John Pat's death remembered

Write of life / the pious said
forget the past / the past is dead.
But all I see / in front of me
is a concrete floor / a cell door / and John Pat.

— by Jack Davis

Many Western Australians gathered in front of Fremantle Prison on October 8 to commemorate the 27th anniversary of the death of a young Aboriginal man named John Pat. They were mourning not just for John Pat, but also for each and every Aboriginal person who has died in custody, mostly at the hands of prison and police officers. The thought was quietly going around in everyone’s head that nothing much has changed 27 years after John Pat’s untimely death. The system’s discrimination and racism towards Indigenous people have stayed more or less the same.

On the evening of September 28, 1983, 16-year-old John Pat tried to help protect a friend, Ashley James, from the racist abuse of off-duty police officers. One of the police struck John Pat in the face, and he fell backwards, striking his head hard against the roadway. In that defenceless state, he was kicked in the head by another police officer. He and three other Aboriginal people were then dragged to a police van and taken to the Roeburne police station, where he lasted for only an hour before dying from severe injuries including a fractured skull.

The investigation process began on October 31 that year and went on for nearly three years, until May 24, 1986, when the trial by an all-white jury concluded. The verdict: all the accused police officers were not guilty!

John Pat’s ordeal was only one of many such Aboriginal deaths in custody over the years. Eddie Murray from New South Wales was 21 when he was found hanging in his cell in 1981. Police claimed he committed suicide despite him not being in a state to do that to himself at the time.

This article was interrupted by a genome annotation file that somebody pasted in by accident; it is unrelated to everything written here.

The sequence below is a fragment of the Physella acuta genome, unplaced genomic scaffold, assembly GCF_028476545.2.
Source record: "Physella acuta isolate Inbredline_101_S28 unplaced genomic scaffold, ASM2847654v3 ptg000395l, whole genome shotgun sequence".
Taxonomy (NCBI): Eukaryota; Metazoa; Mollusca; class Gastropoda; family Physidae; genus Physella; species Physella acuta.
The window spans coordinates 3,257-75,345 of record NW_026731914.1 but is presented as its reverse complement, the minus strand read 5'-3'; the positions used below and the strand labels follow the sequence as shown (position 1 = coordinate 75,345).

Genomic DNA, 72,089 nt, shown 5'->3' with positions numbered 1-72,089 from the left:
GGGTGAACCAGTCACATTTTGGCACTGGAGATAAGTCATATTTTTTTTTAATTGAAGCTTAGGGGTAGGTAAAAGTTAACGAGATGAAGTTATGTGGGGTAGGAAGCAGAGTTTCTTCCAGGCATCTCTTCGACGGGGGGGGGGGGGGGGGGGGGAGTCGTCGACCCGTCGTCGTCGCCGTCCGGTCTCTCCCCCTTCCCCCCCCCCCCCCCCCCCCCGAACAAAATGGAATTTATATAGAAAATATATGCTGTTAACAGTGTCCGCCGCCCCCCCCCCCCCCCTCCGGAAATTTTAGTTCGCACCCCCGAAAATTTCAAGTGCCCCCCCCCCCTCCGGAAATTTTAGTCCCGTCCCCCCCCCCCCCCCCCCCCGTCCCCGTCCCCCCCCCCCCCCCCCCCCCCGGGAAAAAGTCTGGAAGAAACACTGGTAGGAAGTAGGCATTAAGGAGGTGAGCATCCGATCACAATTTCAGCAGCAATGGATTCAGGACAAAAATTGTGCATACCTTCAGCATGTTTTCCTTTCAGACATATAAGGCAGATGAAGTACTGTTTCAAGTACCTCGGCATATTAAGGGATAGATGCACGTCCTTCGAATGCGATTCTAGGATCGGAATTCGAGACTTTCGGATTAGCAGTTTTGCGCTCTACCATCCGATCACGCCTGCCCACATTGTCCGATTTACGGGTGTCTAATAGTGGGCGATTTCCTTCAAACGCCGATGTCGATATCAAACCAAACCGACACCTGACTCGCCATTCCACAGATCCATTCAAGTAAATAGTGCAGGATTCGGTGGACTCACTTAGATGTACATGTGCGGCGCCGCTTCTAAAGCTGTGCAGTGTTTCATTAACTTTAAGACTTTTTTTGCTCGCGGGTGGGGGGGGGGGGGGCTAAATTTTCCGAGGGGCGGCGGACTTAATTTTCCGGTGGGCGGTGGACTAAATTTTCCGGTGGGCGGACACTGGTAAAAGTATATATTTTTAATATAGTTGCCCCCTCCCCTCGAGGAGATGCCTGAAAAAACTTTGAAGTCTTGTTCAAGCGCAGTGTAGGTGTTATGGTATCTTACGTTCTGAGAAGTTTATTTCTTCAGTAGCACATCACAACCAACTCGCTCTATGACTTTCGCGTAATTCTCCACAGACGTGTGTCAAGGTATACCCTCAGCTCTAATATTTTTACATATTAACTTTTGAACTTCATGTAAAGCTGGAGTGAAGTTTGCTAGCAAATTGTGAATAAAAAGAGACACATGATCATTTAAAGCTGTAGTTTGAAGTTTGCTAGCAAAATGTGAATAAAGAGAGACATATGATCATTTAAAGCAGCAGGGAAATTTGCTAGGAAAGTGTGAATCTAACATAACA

Twenty-five-year-old Robert Walker was killed inside Fremantle Prison in 1984 in a 20-minute assault by prison officers. In the same year, Charlie Michael was killed in a struggle with four prison officers that lasted 40 minutes. In 1985, Dixon Green was claimed to have died from a heart attack inside Broome Regional Prison, despite his front teeth being knocked out and a red mark found around his neck.

Thirty-six-year-old Mulrunji Doomadgee was murdered in the Palm Island police station in Queensland in 2004. He had severe injuries including four broken ribs, a burst portal vein and a liver cleaved in two. The case caused Palm Islanders to demand justice and the only people to face prison in the case were those who took part in the protests, including community leader Lex Wotton, who was sentenced in 2008 to six years prison. Wotton has been released on parole, but with heavy restrictions on his movement and a gag order placed on him.

In WA in 2008 an Aboriginal elder, Mr Ward died,  in the back of a prison van after he was forced to suffer in 42-degree heat for over four hours as he was being transported 570 kilometres to Kalgoorlie for trial on drink driving charges.  

Such cases nearly always have the same outcome: the victims are accused of obstructing police, and those responsible for their deaths walk free. The corporate media play a major role in the injustice by portraying the court system as impartial and fair. Capitalist “justice” is itself a crime against Aboriginal people and all who are oppressed.